APPF controlled environment growth chambers at The Plant Accelerator® have proved invaluable to a South Australian Research and Development Institute (SARDI) project that bred new pasture medic cultivars at least three years faster than conventional programs.
Being able to maintain optimal growing conditions throughout the breeding program has helped ensure seed will be delivered to farmers just six-and-a-half years from starting the breeding program, instead of the normal minimum of ten years.
SARDI Research Scientist David Peck said having access to a controlled environment was a key factor in the time saving.
“Using growth chambers allowed us to grow plants using extended photoperiod and late spring type temperature regimes.
“It maximised the growth rate for each generation, minimised time to flowering, and removed the variability of a glasshouse environment. The smaller chamber was also beneficial because we didn’t need to utilise a whole room.
Medics are a valuable pasture species for mixed enterprise farmers. They grow well on neutral to alkaline soils, provide high quality feed for livestock and improve the soil by fixing atmospheric nitrogen. Barrel medics are the most widely grown species. However, they have short spines on their seed pods that can catch in sheep’s wool. As a result, some farmers producing high quality wool will grow spineless burr medics even though their soils are better suited to barrel medics.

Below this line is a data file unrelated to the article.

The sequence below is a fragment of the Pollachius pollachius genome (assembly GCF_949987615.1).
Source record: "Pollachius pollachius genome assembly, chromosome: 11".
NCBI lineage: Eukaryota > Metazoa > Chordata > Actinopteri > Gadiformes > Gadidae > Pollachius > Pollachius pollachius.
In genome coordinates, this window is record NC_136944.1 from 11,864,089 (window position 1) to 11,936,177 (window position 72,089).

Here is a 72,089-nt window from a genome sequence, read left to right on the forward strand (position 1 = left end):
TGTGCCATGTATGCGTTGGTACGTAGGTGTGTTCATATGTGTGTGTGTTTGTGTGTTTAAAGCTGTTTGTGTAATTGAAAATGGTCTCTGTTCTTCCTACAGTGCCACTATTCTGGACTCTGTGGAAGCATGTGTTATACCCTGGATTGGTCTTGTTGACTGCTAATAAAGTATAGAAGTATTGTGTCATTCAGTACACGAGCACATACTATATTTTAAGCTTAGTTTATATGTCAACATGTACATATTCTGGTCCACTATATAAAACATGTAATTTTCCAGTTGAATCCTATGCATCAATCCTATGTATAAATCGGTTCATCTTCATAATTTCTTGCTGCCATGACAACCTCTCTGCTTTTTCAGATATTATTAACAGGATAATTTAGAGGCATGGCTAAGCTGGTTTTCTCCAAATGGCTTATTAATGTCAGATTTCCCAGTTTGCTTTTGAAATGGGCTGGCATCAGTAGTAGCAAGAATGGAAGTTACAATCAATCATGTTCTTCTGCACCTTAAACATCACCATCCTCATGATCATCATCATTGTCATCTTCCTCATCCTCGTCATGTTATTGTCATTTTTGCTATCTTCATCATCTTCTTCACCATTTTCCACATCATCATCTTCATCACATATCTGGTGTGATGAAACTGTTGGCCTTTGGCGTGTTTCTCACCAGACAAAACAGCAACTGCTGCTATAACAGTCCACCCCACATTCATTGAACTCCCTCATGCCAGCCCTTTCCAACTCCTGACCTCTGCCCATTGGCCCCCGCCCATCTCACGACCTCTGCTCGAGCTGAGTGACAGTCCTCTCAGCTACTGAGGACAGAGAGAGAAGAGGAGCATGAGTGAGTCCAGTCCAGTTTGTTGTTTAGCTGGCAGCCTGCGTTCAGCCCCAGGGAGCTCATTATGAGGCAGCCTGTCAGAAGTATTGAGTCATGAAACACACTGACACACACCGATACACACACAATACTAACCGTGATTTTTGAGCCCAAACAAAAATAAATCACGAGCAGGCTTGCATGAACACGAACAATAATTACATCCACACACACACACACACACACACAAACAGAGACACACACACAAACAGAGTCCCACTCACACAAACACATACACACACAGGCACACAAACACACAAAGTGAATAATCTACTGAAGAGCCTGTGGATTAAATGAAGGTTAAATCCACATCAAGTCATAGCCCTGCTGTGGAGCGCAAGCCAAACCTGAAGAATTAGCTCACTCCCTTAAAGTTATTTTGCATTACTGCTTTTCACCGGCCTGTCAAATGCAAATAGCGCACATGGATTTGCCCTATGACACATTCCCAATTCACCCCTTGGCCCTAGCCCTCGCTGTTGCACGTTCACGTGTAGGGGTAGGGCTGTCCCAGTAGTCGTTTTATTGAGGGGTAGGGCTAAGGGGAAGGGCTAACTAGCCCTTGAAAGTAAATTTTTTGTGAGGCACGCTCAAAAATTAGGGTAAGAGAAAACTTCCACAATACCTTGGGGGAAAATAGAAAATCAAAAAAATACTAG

Now, Mr Peck and his team have bred a spineless barrel medic cultivar called Penfield, which is expected to be highly sought after by farmers producing super-fine wool.
Barrel medics are also susceptible to powdery mildew infection, which makes the plant unpalatable and impacts its ability to fix nitrogen for following cereal crops. Using the same speed breeding process, Mr Peck’s team were also able to develop a powdery mildew resistant cultivar called Emperor.
“We used speed breeding to maximise the number of generations we could grow per year,” Mr Peck said.
“As well as accelerating plant development and minimising time to flowering, the growth chambers allowed us to cross plants as soon as flowering occurred, instead of having to wait for flowering and suitable weather conditions to coincide.
“We further reduced generation time as we found an alternative method of overcoming physiological seed dormancy in barrel medics in four days, as opposed to the established method which required three weeks to overcome seed dormancy.
As a result of these improvements, the team was able to grow 12 generations of early-season medic in the controlled environment chamber at a rate of 5.1 generations per year to create the cultivar Penfield; and nine generations of mid-season medic at 3.9 generations per year, to produce Emperor.
Previous glasshouse-based medic breeding projects had only been able to grow 2 generations per year.
“As far as we know, this is the first time speed breeding principles have been used to develop annual pasture legume cultivars,” Mr Peck said.
“Our methods were more than two generations per year faster than other recent medic breeding programs, such as Sultan-SU and Jester-SU, which both used backcrossing breeding.
“The APPF facilities and staff greatly assisted the two new barrel medic cultivars being commercially available to farmers in a short time frame – and the success of this project shows that speed breeding could be used for other pasture legume species as well.”
APPF is supported by National Research Infrastructure for Australia (NCRIS).